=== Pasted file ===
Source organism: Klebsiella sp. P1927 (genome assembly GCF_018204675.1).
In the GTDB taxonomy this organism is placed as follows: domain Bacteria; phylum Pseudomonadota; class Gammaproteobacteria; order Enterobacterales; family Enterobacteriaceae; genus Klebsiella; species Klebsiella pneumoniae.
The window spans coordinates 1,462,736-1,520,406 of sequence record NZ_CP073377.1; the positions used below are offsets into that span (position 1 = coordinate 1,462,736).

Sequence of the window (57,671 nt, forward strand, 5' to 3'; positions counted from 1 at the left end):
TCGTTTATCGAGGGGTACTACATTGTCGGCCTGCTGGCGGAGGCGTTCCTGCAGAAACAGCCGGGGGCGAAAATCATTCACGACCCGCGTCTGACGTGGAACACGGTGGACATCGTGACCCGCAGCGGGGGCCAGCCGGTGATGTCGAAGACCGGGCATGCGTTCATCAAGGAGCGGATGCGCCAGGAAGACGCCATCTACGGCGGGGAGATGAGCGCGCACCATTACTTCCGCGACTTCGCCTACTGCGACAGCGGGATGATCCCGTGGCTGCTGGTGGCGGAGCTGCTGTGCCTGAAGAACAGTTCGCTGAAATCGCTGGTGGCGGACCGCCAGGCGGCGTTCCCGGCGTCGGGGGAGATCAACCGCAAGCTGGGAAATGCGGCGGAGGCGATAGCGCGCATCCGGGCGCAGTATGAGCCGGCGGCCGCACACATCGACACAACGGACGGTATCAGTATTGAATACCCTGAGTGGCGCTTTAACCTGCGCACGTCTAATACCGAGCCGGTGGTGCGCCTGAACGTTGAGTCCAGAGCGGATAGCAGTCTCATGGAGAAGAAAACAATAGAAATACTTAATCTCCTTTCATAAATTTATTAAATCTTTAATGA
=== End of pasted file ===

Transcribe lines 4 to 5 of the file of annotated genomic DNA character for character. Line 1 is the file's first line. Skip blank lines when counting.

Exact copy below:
Sequence of the window (57,671 nt, forward strand, 5' to 3'; positions counted from 1 at the left end):
TCGTTTATCGAGGGGTACTACATTGTCGGCCTGCTGGCGGAGGCGTTCCTGCAGAAACAGCCGGGGGCGAAAATCATTCACGACCCGCGTCTGACGTGGAACACGGTGGACATCGTGACCCGCAGCGGGGGCCAGCCGGTGATGTCGAAGACCGGGCATGCGTTCATCAAGGAGCGGATGCGCCAGGAAGACGCCATCTACGGCGGGGAGATGAGCGCGCACCATTACTTCCGCGACTTCGCCTACTGCGACAGCGGGATGATCCCGTGGCTGCTGGTGGCGGAGCTGCTGTGCCTGAAGAACAGTTCGCTGAAATCGCTGGTGGCGGACCGCCAGGCGGCGTTCCCGGCGTCGGGGGAGATCAACCGCAAGCTGGGAAATGCGGCGGAGGCGATAGCGCGCATCCGGGCGCAGTATGAGCCGGCGGCCGCACACATCGACACAACGGACGGTATCAGTATTGAATACCCTGAGTGGCGCTTTAACCTGCGCACGTCTAATACCGAGCCGGTGGTGCGCCTGAACGTTGAGTCCAGAGCGGATAGCAGTCTCATGGAGAAGAAAACAATAGAAATACTTAATCTCCTTTCATAAATTTATTAAATCTTTAATGA